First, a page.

- to utter the cry of a sheep, goat, or calf or a sound resembling such a cry.
- to give forth with or as if with a bleat: He bleated his objections in a helpless rage.
- to babble; prate.
- the cry of a sheep, goat, or calf.
- any similar sound: the bleat of distant horns.
- foolish, complaining talk; babble: I listened to their inane bleat all evening.
Origin of bleat
Examples from the Web for bleat
Historical Examples of bleat
"I hate all this bleat about the Middle Ages," Gilbert exclaimed.Changing Winds
St. John G. Ervine
And as I enter the little village, I am greeted by the bleat of sheep and the low of the kine.The Book of Khalid
I heard the bleat of a lamb or kid, and it pierced the melancholy roar of the sea.Tales of Fishes
But though on that evening a basso did bleat, it may be that he was not bubonic.The Paliser case
More like the bleat of an innocent calf,” said Roberts—“eh, Bracy?Fix Bay'nets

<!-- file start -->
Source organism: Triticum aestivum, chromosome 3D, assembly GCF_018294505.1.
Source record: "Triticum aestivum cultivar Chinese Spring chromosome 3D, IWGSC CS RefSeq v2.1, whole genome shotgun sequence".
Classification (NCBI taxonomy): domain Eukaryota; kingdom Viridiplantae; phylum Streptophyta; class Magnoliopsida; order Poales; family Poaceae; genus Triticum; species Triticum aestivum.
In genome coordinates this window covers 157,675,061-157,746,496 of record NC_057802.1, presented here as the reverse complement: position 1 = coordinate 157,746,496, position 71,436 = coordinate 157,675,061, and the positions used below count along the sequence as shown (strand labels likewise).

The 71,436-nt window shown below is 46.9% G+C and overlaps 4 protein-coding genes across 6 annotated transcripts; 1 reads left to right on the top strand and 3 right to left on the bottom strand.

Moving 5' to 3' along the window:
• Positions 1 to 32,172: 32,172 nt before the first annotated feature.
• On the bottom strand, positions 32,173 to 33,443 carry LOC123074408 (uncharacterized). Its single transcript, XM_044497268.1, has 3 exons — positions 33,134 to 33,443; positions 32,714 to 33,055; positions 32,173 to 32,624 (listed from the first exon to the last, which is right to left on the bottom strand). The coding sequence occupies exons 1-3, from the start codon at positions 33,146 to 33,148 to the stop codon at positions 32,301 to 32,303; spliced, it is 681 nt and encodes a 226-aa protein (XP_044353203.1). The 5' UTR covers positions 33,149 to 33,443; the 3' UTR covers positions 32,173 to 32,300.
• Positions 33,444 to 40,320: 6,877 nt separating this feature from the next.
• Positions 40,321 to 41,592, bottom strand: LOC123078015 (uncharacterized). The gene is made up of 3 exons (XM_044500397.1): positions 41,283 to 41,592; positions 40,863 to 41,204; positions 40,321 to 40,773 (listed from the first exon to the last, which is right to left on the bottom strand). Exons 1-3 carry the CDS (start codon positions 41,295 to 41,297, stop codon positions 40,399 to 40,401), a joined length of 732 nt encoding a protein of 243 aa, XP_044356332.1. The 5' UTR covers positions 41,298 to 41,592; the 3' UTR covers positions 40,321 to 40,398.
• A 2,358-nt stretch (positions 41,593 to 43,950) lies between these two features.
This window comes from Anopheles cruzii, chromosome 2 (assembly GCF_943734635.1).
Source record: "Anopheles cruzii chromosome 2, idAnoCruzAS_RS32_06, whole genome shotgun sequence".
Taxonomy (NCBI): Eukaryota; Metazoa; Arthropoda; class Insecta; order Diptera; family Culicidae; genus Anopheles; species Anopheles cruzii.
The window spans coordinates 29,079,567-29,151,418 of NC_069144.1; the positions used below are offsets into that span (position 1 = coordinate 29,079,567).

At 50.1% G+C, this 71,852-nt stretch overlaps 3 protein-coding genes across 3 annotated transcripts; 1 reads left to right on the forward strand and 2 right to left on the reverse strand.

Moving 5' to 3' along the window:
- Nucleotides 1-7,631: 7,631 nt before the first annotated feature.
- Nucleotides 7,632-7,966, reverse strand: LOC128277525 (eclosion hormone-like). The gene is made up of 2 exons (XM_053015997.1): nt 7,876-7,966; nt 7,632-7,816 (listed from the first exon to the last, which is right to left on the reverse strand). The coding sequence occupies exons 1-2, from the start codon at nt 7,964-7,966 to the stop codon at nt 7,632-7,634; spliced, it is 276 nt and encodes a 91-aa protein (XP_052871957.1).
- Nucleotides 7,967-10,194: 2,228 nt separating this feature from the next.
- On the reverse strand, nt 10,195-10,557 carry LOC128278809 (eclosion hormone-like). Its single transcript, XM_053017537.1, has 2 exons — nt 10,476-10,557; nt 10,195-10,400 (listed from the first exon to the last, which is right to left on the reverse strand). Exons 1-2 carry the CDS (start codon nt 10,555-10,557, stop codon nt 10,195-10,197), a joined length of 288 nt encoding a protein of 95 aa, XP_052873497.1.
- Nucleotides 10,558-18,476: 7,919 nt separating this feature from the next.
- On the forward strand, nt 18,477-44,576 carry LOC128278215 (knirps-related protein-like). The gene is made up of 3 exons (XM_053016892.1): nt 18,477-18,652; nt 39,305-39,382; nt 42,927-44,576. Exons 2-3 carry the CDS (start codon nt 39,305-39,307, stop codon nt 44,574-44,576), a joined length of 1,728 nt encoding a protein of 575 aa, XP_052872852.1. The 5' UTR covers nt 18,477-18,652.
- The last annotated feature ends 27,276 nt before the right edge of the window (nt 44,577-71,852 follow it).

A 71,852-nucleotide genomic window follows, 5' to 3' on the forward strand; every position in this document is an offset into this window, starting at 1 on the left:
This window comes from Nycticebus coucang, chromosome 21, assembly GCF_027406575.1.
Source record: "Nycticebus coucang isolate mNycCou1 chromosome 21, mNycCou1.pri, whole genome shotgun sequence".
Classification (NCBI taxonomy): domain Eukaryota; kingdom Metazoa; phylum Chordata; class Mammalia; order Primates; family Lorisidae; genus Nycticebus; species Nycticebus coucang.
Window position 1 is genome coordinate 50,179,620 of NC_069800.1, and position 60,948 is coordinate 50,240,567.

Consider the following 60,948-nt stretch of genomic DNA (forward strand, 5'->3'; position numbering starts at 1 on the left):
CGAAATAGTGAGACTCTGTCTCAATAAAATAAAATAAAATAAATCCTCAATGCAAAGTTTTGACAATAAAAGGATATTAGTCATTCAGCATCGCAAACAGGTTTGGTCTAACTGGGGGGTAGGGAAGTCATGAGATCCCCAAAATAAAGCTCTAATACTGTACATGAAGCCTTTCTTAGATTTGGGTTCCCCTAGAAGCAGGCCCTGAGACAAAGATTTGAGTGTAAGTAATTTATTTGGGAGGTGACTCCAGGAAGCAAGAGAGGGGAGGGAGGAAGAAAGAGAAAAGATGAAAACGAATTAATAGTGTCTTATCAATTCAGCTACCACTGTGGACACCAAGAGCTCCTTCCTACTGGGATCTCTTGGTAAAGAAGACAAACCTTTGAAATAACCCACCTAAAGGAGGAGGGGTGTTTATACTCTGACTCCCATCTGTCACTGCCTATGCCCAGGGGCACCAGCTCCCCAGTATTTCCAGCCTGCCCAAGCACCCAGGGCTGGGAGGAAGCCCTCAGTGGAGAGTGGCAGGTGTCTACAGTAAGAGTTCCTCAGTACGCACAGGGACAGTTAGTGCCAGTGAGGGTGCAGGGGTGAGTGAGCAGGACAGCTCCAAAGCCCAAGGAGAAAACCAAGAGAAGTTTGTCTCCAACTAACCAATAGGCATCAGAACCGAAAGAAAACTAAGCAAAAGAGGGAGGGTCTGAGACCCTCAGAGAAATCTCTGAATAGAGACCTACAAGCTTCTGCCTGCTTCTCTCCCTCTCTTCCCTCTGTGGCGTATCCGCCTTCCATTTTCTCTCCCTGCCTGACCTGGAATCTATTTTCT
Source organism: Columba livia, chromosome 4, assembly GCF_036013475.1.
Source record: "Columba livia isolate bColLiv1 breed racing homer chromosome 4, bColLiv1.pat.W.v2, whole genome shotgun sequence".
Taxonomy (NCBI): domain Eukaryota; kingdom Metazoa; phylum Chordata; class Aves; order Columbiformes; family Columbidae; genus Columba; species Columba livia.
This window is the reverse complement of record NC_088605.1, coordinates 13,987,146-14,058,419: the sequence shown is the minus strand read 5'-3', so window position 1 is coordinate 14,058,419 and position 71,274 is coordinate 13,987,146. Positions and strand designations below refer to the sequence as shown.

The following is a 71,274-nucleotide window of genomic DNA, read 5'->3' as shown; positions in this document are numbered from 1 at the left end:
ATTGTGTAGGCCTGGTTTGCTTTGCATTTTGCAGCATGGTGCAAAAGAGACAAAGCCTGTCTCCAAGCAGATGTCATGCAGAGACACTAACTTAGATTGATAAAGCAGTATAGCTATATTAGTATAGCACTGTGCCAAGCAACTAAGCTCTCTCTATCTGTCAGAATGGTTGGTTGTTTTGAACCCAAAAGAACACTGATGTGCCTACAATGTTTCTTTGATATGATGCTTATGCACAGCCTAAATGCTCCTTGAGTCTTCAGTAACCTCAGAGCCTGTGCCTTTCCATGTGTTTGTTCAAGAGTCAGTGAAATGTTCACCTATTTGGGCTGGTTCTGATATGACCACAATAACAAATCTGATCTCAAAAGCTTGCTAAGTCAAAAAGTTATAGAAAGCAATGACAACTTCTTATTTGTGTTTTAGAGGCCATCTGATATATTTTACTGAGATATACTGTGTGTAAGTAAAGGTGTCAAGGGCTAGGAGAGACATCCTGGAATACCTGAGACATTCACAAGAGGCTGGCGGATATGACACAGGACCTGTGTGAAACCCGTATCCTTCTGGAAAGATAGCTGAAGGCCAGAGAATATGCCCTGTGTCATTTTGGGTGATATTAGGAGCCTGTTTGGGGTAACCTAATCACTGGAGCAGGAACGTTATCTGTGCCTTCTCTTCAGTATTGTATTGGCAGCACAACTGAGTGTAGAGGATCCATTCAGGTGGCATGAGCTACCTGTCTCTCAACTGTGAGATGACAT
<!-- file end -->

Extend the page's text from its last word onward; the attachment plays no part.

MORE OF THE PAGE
George Manville Fenn
- (intr) (of a sheep, goat, or calf) to utter its characteristic plaintive cry
- (intr) to speak with any similar sound
- to whine; whimper
- the characteristic cry of sheep, goats, and young calves
- any sound similar to this
- a weak complaint or whine
Word Origin for bleat
Word Origin and History for bleat
Old English blætan, from West Germanic *bhle- (cf. Dutch blaten "to bleat"), of imitative origin (cf. Greek blekhe "a bleating; the wailing of children," Old Church Slavonic blejat "to bleat," Latin flere "to weep"). Related: Bleated; bleating.
c.1500, from bleat (v.).